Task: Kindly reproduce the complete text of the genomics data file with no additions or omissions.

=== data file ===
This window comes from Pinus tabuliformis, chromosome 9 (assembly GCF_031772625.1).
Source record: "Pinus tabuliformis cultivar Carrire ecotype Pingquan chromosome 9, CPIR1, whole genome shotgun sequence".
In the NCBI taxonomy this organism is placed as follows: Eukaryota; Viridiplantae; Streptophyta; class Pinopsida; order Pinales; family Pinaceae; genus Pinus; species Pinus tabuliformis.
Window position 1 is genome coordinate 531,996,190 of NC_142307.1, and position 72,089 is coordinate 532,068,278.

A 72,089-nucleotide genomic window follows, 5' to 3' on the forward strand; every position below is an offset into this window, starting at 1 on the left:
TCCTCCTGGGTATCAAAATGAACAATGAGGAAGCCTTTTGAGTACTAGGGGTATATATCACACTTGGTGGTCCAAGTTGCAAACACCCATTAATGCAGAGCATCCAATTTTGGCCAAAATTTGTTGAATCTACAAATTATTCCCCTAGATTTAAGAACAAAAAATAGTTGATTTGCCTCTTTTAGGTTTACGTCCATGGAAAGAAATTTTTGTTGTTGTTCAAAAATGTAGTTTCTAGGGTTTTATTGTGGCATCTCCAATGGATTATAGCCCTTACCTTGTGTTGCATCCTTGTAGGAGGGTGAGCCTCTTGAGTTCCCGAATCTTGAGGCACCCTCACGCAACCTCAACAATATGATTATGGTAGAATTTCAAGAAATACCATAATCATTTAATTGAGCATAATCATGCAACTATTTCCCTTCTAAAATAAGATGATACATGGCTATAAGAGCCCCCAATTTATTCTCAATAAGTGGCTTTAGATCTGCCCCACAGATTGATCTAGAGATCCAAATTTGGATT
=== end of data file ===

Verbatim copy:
This window comes from Pinus tabuliformis, chromosome 9 (assembly GCF_031772625.1).
Source record: "Pinus tabuliformis cultivar Carrire ecotype Pingquan chromosome 9, CPIR1, whole genome shotgun sequence".
In the NCBI taxonomy this organism is placed as follows: Eukaryota; Viridiplantae; Streptophyta; class Pinopsida; order Pinales; family Pinaceae; genus Pinus; species Pinus tabuliformis.
Window position 1 is genome coordinate 531,996,190 of NC_142307.1, and position 72,089 is coordinate 532,068,278.

A 72,089-nucleotide genomic window follows, 5' to 3' on the forward strand; every position below is an offset into this window, starting at 1 on the left:
TCCTCCTGGGTATCAAAATGAACAATGAGGAAGCCTTTTGAGTACTAGGGGTATATATCACACTTGGTGGTCCAAGTTGCAAACACCCATTAATGCAGAGCATCCAATTTTGGCCAAAATTTGTTGAATCTACAAATTATTCCCCTAGATTTAAGAACAAAAAATAGTTGATTTGCCTCTTTTAGGTTTACGTCCATGGAAAGAAATTTTTGTTGTTGTTCAAAAATGTAGTTTCTAGGGTTTTATTGTGGCATCTCCAATGGATTATAGCCCTTACCTTGTGTTGCATCCTTGTAGGAGGGTGAGCCTCTTGAGTTCCCGAATCTTGAGGCACCCTCACGCAACCTCAACAATATGATTATGGTAGAATTTCAAGAAATACCATAATCATTTAATTGAGCATAATCATGCAACTATTTCCCTTCTAAAATAAGATGATACATGGCTATAAGAGCCCCCAATTTATTCTCAATAAGTGGCTTTAGATCTGCCCCACAGATTGATCTAGAGATCCAAATTTGGATT